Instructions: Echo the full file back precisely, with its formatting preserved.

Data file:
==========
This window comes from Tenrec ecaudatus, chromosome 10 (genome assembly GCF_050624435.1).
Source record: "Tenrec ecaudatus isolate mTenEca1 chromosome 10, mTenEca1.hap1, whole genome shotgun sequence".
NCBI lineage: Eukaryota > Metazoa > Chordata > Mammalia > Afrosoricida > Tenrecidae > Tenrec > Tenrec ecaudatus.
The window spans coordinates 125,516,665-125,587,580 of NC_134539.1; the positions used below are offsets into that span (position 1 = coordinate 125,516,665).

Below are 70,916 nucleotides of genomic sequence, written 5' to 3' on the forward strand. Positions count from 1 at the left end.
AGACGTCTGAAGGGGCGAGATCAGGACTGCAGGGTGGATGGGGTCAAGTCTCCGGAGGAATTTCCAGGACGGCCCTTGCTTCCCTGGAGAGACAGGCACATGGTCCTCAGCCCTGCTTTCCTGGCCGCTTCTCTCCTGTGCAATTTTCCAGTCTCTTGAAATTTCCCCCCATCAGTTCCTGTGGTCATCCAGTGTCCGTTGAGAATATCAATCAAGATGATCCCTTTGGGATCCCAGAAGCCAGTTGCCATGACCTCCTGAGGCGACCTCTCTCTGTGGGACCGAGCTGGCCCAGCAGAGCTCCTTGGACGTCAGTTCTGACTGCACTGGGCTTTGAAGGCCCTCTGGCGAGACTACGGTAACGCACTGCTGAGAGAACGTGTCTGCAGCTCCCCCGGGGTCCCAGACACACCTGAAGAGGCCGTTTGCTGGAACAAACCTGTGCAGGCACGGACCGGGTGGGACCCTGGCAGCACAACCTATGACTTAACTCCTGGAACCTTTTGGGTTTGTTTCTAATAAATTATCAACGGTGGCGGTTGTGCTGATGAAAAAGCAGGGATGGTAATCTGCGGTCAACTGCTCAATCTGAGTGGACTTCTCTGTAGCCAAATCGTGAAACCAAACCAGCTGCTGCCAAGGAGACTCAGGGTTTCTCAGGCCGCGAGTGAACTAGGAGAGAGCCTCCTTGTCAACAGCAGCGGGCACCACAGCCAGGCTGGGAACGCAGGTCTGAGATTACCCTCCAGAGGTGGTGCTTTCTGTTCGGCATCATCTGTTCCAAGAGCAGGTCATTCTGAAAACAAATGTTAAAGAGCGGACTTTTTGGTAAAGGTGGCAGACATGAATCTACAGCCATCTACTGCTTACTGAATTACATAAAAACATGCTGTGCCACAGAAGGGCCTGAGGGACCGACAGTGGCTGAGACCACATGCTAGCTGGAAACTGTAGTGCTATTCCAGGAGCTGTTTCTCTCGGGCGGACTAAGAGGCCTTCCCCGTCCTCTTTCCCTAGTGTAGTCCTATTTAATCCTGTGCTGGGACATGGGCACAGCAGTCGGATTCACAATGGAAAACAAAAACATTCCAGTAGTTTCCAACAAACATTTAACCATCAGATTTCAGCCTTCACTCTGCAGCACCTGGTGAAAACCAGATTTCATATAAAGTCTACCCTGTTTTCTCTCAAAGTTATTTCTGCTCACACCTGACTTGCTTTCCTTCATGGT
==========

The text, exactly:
This window comes from Tenrec ecaudatus, chromosome 10 (genome assembly GCF_050624435.1).
Source record: "Tenrec ecaudatus isolate mTenEca1 chromosome 10, mTenEca1.hap1, whole genome shotgun sequence".
NCBI lineage: Eukaryota > Metazoa > Chordata > Mammalia > Afrosoricida > Tenrecidae > Tenrec > Tenrec ecaudatus.
The window spans coordinates 125,516,665-125,587,580 of NC_134539.1; the positions used below are offsets into that span (position 1 = coordinate 125,516,665).

Below are 70,916 nucleotides of genomic sequence, written 5' to 3' on the forward strand. Positions count from 1 at the left end.
AGACGTCTGAAGGGGCGAGATCAGGACTGCAGGGTGGATGGGGTCAAGTCTCCGGAGGAATTTCCAGGACGGCCCTTGCTTCCCTGGAGAGACAGGCACATGGTCCTCAGCCCTGCTTTCCTGGCCGCTTCTCTCCTGTGCAATTTTCCAGTCTCTTGAAATTTCCCCCCATCAGTTCCTGTGGTCATCCAGTGTCCGTTGAGAATATCAATCAAGATGATCCCTTTGGGATCCCAGAAGCCAGTTGCCATGACCTCCTGAGGCGACCTCTCTCTGTGGGACCGAGCTGGCCCAGCAGAGCTCCTTGGACGTCAGTTCTGACTGCACTGGGCTTTGAAGGCCCTCTGGCGAGACTACGGTAACGCACTGCTGAGAGAACGTGTCTGCAGCTCCCCCGGGGTCCCAGACACACCTGAAGAGGCCGTTTGCTGGAACAAACCTGTGCAGGCACGGACCGGGTGGGACCCTGGCAGCACAACCTATGACTTAACTCCTGGAACCTTTTGGGTTTGTTTCTAATAAATTATCAACGGTGGCGGTTGTGCTGATGAAAAAGCAGGGATGGTAATCTGCGGTCAACTGCTCAATCTGAGTGGACTTCTCTGTAGCCAAATCGTGAAACCAAACCAGCTGCTGCCAAGGAGACTCAGGGTTTCTCAGGCCGCGAGTGAACTAGGAGAGAGCCTCCTTGTCAACAGCAGCGGGCACCACAGCCAGGCTGGGAACGCAGGTCTGAGATTACCCTCCAGAGGTGGTGCTTTCTGTTCGGCATCATCTGTTCCAAGAGCAGGTCATTCTGAAAACAAATGTTAAAGAGCGGACTTTTTGGTAAAGGTGGCAGACATGAATCTACAGCCATCTACTGCTTACTGAATTACATAAAAACATGCTGTGCCACAGAAGGGCCTGAGGGACCGACAGTGGCTGAGACCACATGCTAGCTGGAAACTGTAGTGCTATTCCAGGAGCTGTTTCTCTCGGGCGGACTAAGAGGCCTTCCCCGTCCTCTTTCCCTAGTGTAGTCCTATTTAATCCTGTGCTGGGACATGGGCACAGCAGTCGGATTCACAATGGAAAACAAAAACATTCCAGTAGTTTCCAACAAACATTTAACCATCAGATTTCAGCCTTCACTCTGCAGCACCTGGTGAAAACCAGATTTCATATAAAGTCTACCCTGTTTTCTCTCAAAGTTATTTCTGCTCACACCTGACTTGCTTTCCTTCATGGT